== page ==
Category Archives: Tech Talk
Last night’s lag-fest prompted me to do a little more research into what causes lag and what, if anything, can be done about it. As I expected, there are a multitude of opinions and some amount of data about lag.
To paraphrase Caesar: All lag is divided into three parts, one of which is comprised of the local client lag, the server lag another, the third, which we call network or transfer lag.
The statistics bar (View > Statistics) will give you good information about all three kinds of lag, but the information is not labeled “lag” so much as it gives you the numbers which describe performance. That performance is usually expressed in frame-rate or frames-per-second (fps) and in general, more is better.
Think of a movie. Typical movie films run 32 frames per second through the projector, putting 32 individual still pictures up there in a sequence that's fast enough that your eyes don't see the individual pictures, but see the images on the pictures appear to move. The human eye will translate individual pictures into moving pictures with frame rates as low as 12-15 frames per second.
The same thing happens in your local computer when the viewer translates the digital data that it has into a series of moving pictures on the screen. A good frame rate of 20-30 fps will give your SL view a pretty smooth look. Phosphor refresh rates on the screens has a bit of smoothing effect as well since the images do not change instantly on an electronic display, but rather fade in and out a pixel at a time at rates approaching 60 to 120 frames per second. (Not to bury you in numbers, but note that your computer screen is probably painting each frame in your viewer at least twice before changing to the next frame). If you computer does not have accurate data, or does not have the data it needs when it needs it, or does not have the capacity to keep up with the data that is coming into it, then your view of the world, and your ability to interact with it become choppy and unreliable. In short, lagged.
There's not much you can do about that in the short term except to make your view smaller, more compact, less complex. Let your computer work less. Bring down your draw range. Tilt your camera down so that you have less horizon and fewer objects in the view. There are some other recommendations below on how to reduce the load on your computer. In the long run, if your graphics are constantly being overwhelmed, maybe upgrade your card and/or computer.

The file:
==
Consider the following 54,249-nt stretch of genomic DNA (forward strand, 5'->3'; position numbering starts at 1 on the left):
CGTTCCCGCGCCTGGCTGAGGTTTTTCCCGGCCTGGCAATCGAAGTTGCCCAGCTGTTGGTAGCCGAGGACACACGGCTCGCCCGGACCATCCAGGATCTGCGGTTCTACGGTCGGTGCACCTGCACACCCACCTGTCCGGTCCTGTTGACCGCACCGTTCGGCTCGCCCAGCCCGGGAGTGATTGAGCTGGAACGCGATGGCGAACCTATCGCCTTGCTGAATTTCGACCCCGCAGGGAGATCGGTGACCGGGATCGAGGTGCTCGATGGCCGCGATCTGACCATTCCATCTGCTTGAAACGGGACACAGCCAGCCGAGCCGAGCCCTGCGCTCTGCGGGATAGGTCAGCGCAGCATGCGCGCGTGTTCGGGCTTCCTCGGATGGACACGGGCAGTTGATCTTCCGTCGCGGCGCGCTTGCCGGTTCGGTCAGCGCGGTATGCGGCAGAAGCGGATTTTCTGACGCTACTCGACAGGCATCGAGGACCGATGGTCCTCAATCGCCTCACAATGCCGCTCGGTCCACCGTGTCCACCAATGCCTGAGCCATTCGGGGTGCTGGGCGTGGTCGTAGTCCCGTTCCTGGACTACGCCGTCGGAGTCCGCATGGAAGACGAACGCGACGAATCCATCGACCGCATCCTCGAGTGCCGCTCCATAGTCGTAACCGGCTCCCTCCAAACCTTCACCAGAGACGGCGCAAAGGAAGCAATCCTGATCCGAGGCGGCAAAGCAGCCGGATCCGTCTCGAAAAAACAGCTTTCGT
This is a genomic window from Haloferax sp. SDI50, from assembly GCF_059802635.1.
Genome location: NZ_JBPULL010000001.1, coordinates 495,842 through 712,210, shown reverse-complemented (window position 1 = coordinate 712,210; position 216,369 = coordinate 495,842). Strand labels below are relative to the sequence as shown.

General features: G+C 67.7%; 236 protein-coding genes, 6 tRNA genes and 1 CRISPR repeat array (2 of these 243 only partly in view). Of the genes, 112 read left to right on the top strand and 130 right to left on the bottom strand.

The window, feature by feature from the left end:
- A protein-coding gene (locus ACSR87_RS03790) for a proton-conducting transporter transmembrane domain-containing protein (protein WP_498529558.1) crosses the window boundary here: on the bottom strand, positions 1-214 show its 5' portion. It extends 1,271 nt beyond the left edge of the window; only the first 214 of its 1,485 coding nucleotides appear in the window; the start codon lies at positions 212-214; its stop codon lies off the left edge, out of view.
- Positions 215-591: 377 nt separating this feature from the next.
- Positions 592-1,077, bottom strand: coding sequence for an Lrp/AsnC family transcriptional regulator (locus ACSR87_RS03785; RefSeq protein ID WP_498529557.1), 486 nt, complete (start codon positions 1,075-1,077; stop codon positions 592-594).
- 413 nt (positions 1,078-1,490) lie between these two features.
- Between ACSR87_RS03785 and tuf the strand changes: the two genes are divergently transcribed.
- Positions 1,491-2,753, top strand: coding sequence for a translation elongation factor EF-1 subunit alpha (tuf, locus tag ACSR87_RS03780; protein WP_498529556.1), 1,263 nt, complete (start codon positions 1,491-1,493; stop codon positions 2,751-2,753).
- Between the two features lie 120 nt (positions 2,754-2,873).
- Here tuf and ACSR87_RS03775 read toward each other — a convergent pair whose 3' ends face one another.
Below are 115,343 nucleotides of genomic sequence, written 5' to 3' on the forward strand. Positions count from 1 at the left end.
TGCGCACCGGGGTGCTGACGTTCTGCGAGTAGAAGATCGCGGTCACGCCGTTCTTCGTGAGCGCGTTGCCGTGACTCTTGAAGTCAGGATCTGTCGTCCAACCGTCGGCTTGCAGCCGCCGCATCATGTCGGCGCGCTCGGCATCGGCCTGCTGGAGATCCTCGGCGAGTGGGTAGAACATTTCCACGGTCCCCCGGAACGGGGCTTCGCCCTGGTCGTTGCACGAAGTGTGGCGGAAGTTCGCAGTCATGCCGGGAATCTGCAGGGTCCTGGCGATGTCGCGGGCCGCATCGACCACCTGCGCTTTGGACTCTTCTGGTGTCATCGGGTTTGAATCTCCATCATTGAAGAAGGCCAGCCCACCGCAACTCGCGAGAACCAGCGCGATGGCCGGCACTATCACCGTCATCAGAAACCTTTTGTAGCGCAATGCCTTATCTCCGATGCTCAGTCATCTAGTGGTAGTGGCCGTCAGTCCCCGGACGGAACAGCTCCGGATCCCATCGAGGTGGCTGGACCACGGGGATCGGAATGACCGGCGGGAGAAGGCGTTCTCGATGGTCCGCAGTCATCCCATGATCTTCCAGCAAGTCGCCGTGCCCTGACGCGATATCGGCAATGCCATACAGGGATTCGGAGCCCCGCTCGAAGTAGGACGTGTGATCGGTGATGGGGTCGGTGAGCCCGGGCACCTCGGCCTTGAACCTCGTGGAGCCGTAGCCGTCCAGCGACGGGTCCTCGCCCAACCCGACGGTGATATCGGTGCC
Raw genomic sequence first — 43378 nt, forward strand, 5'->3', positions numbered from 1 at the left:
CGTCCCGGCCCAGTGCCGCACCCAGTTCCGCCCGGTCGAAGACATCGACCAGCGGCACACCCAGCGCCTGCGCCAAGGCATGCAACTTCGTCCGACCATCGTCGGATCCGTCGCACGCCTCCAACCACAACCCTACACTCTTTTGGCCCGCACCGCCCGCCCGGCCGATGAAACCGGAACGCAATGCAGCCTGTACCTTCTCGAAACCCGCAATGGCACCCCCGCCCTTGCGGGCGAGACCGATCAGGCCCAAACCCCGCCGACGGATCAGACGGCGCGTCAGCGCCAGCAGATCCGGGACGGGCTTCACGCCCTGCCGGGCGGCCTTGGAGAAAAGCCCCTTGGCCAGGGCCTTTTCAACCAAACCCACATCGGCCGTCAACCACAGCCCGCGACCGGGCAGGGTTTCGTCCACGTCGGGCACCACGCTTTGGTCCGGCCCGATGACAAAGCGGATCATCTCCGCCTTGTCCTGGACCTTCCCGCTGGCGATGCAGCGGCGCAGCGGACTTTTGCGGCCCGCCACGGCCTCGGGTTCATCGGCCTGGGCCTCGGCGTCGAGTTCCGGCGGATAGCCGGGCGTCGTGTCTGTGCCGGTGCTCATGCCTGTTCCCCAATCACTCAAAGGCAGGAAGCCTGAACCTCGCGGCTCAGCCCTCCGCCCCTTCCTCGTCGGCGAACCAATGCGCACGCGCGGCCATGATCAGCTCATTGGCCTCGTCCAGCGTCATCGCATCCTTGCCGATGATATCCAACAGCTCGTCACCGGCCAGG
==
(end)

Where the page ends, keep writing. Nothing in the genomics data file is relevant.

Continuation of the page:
There are a lot of servers. Most of the LL servers we have no information or control over but we see them every time we upload a file, buy something from a vendor, or look at a profile. The region servers, those portions of the computing platform that represent the region and parcel an avatar occupies at any given time, we do have some information about, and that information can help inform builders.
The Statistics Bar has regional server information and the key diagnostic there is “Time Dilatation.” Time dilation runs from 0 to 1 with 1 being “real time” or “every second of in-world time takes one second of real world time” and 0 being “stopped.”
Ideally, you want to see that number stay above .98. Anything below .8 is noticeable. A time dilation of .5 means that every in-world second takes 2 real-time seconds. Your avatar might use the walk animation, but move across the landscape very slowly.
A lot of server lag can be controlled through good building practice. Keeping the number of scripts and the number of prims down is one key practice. When addressing the prim issue, it’s important to recognize that the server only dishes up what you can “see” but it also has to dish up everything that anybody can see who is in that region.
A recommended practice where there are a lot of prims and/or a lot of textures is to rely on the aggressive “occlusion” engine that LL has developed. “Occlusion” means “blocked” and what it does is lets the server ignore anything that you shouldn’t be able to see, taking it and any of its textures off the list of things it cares about, reducing the load considerably. You do that by building solid walls.
Shops with open windows are nice, but if you have a lot of them in a small area, then the regional server needs to paint every thing in your line of sight, including the vendor-boxes hanging on the wall of the shop across the street which you can see through the transparent window you’re standing in front of. It’s scenic, but it’s lag inducing. Block those views with solid walls. Not only do you reduce the regional server load by blocking them from view, you reduce transmission lag (see below) by taking them off the list of things that needs to be sent down the pipe.